Design patents constitute a relatively small part of most patent lawyers’ practices; however, they are among the most valuable forms of intellectual property protection that many clients can obtain. Particularly in the fashion, jewelry, and furniture industry, design patents offer a very cost-effective means to protect against look-alikes, whether the result of independent creation or copying.
The scope of rights afforded by a patent on a design is similar to the patent rights that are afforded to utility inventions such as pharmaceuticals, lasers, software and automobile catalysts, although both the duration of protection and the requirements to obtain these two types of patents are somewhat different. For example, while utility patents last for twenty years from the date of filing of an application, 35 U.S.C. § 154, design patents last only for fourteen years from issuance. 35 U.S.C. § 173.
Furthermore, while utility patents are issued for new, useful and non-obvious inventions, 35 U.S.C. §§ 101, 102, 103, design patents are issued for new, original and ornamental designs of articles of manufacture. 35 U.S.C. § 171. Finally, and perhaps of particular significance to a client attempting to procure a design patent, the work, and thus cost, required to prepare and prosecute a design patent are significantly less than for a utility patent.
As most patent lawyers appreciate, design patents are sought and issued much less frequently than the more traditional utility patents. For example, over 6,000,000 utility patents have issued to date while only approximately 500,000 design patents have been issued.
The relatively low frequency of issuance of design patents takes them out of the routine practice of most patent practitioners and has led these types of patents to be the subject of fewer litigations. This in turn has lead to less development of design patent jurisprudence by the courts. However, for both the client who owns or is planning to apply for a design patent, as well as the attorney who either routinely or for the first time finds himself or herself counseling a client on issues pertaining to design patents, it is important to keep abreast of recent developments in this area of law.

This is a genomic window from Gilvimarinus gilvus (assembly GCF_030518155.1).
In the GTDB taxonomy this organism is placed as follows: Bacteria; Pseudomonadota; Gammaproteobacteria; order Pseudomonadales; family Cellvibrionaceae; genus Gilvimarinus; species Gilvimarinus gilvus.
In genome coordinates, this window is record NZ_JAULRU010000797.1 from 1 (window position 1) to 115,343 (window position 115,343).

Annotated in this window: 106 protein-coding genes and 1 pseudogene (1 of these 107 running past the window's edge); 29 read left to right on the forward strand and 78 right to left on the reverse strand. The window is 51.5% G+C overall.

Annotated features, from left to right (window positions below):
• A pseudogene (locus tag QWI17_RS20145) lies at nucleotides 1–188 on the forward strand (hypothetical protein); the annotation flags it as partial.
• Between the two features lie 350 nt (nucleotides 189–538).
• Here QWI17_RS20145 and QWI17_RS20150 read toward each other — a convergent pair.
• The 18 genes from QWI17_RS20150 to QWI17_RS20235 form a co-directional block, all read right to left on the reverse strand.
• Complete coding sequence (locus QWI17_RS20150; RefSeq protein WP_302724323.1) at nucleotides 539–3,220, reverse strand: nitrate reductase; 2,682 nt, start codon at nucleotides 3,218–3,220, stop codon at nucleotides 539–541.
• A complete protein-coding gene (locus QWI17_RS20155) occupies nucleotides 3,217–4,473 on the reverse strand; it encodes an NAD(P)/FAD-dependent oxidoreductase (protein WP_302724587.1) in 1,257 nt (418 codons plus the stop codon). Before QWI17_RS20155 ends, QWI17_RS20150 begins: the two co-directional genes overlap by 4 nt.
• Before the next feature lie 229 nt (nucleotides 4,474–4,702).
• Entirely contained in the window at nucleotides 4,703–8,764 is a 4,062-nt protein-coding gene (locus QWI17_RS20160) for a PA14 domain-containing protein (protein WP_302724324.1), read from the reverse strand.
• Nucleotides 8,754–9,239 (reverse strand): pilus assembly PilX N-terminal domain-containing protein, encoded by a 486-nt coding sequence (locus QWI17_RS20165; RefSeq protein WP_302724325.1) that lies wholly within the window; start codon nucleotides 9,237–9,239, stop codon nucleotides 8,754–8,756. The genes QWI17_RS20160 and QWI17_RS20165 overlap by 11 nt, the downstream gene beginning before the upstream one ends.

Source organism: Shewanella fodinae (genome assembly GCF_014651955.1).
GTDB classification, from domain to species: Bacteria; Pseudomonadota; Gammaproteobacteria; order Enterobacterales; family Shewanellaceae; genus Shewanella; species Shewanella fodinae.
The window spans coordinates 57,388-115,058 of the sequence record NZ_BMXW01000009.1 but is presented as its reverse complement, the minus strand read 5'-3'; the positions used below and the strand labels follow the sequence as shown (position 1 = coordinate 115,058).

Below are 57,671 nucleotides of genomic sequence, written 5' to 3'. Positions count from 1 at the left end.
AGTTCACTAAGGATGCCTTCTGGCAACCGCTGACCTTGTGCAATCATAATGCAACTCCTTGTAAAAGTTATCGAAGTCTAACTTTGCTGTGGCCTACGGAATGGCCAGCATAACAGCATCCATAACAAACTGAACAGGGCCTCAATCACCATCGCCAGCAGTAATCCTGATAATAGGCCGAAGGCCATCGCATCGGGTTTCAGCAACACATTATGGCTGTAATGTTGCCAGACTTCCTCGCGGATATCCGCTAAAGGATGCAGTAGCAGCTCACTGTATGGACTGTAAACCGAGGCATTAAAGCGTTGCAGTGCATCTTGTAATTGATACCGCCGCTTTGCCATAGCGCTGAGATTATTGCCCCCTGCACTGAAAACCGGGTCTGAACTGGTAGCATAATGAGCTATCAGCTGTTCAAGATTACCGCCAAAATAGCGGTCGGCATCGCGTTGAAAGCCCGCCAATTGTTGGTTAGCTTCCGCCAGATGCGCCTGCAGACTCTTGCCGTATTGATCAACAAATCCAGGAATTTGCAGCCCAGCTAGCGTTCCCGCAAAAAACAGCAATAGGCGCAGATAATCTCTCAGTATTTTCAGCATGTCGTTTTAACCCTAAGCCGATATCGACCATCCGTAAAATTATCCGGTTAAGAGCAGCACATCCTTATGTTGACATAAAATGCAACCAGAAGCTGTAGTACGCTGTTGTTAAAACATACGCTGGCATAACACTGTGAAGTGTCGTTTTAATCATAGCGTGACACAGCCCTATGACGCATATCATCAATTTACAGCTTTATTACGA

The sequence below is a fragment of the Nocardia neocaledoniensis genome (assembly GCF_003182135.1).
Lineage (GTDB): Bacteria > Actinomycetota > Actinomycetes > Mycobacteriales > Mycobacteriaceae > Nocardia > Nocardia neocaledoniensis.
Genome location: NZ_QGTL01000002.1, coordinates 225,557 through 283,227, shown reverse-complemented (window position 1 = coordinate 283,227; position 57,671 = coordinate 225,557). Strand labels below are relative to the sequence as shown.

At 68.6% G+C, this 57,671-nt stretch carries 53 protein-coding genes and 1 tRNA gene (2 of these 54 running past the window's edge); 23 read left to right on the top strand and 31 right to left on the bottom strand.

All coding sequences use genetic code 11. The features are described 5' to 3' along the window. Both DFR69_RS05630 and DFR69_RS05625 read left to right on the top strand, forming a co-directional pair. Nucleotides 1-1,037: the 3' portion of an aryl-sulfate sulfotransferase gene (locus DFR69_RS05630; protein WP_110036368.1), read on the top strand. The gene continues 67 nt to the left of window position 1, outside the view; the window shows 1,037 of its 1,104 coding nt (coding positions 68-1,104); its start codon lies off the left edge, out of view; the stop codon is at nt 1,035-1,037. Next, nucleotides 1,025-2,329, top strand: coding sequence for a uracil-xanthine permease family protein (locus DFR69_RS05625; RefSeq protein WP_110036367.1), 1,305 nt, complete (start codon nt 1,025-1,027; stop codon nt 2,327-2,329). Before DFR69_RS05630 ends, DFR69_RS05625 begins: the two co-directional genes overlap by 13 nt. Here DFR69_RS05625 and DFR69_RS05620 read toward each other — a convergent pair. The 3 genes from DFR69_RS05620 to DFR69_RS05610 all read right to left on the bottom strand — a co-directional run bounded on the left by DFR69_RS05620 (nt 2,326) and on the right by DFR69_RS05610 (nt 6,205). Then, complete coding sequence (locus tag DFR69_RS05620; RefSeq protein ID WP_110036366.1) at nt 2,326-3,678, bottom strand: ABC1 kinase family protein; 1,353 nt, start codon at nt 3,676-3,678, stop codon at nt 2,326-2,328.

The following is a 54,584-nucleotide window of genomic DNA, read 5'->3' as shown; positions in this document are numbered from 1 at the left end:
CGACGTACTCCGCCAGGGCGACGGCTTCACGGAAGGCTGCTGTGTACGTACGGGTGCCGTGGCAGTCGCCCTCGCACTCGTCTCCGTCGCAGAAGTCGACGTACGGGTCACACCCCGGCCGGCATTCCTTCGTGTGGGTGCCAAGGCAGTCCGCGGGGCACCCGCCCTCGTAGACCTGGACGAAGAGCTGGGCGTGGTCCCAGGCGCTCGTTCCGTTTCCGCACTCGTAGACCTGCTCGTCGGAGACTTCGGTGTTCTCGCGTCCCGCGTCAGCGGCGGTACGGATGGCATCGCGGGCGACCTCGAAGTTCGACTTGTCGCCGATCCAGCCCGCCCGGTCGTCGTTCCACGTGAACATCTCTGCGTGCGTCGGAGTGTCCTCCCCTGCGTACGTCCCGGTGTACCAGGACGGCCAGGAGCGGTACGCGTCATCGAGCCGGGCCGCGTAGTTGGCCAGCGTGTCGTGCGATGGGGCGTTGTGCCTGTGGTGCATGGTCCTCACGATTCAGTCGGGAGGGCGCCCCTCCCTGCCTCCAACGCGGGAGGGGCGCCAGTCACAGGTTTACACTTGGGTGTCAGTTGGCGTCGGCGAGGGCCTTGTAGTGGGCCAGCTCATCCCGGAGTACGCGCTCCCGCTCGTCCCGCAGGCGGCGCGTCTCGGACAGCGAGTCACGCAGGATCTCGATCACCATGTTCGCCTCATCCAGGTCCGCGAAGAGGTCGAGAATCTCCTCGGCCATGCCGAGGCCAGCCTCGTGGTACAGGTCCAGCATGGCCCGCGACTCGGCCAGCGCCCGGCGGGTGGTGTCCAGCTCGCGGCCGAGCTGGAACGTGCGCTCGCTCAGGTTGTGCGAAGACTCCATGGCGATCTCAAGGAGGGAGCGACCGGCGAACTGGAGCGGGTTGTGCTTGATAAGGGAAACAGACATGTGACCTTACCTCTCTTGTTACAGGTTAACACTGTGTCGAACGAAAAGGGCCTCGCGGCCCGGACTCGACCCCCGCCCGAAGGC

Recently in Bernhardt v. Collezione, 04-1024 (Oct. 20, 2004), the Court of Appeals for the Federal Circuit provided district courts with three significant guidelines on how to approach design patent cases that should facilitate the administration of these cases and of which a patent practitioner should be aware.
Under Bernhardt: (1) district courts’ findings of invalidity due to anticipation or obviousness, as well as of infringement, should include separate formal findings under both the ordinary observer test and point of novelty test; (2) the issue of when pre-marketing activities constitute public uses may be industry specific and does not necessarily turn on the issue of whether a confidentiality agreement is present; and (3) there is now a clear minimum amount of evidence that a design patent holder must submit in order to satisfy the point of novelty standard for infringement.
Bernhardt v. Collezione was a litigation over six design patents directed to furniture. Bernhardt, the plaintiff, is a furniture manufacturer, and through its intellectual property licensing unit, owned the patents at issue. Collezione, the defendant, is a company that imports and sells furniture at relatively low prices.
Bernhardt participated in the International Home Furnishing Market, which is held twice a year, and one month before the event, Bernhardt organized a “Pre-Market” exhibition, at which it showcased its new designs to its key customers and to representatives from an industry newspaper.
The purpose of the Pre-Market event was three-fold: to demonstrate the concepts of the furniture collections under development; to gauge customer reaction; and to increase customer demand. The new designs took the form of mock-ups, prototypes, drawings and other exemplars, and representative pieces were shown.
The persons who were permitted to attend the Pre-Market event were not required to execute any type of confidentiality agreement. However, Bernhardt did keep some control over who had access to the event. For example, Bernhardt maintained an invitation list of the persons who attended, required identification to be shown at two different points, required a security escort in order to enter the showroom, had sales representatives escort the persons around the showroom, and prohibited attendees from taking pictures or bringing anything into the showroom.
At a September 19, 1999 Pre-Market event, Bernhardt showcased a planned line of furniture. The designs, with some modifications were later adopted in one of Bernhardt’s collections and were the subject of the design patents-in-suit.
Collezione asserted that the Pre-Market event was a public use, and thus invalidated four of the patents under 35 U.S.C. § 102(b). Collezione also asserted that the patents were not infringed. The district court found for Collezione on both issues. On appeal, the Court of Appeals for the Federal Circuit vacated and remanded.
The Federal Circuit held that the district court’s analysis was problematic in the following three ways: (1) the district court applied the wrong standard in determining whether a prior use was invalidating; (2) the district court applied the wrong standard in determining whether a prior disclosure was a “public” use; and (3) the district court assigned an incorrect burden with respect to establishing whether the accused infringing products appropriated the point of novelty of the patented designs.
First, the Federal Circuit addressed the standards to analyze whether there is invalidity due to prior public use. The appellate court reemphasized well-established case law that in order to invalidate a design patent for prior public use a court must compare the claim and prior use, employing both the ordinary observer and the point of novelty tests.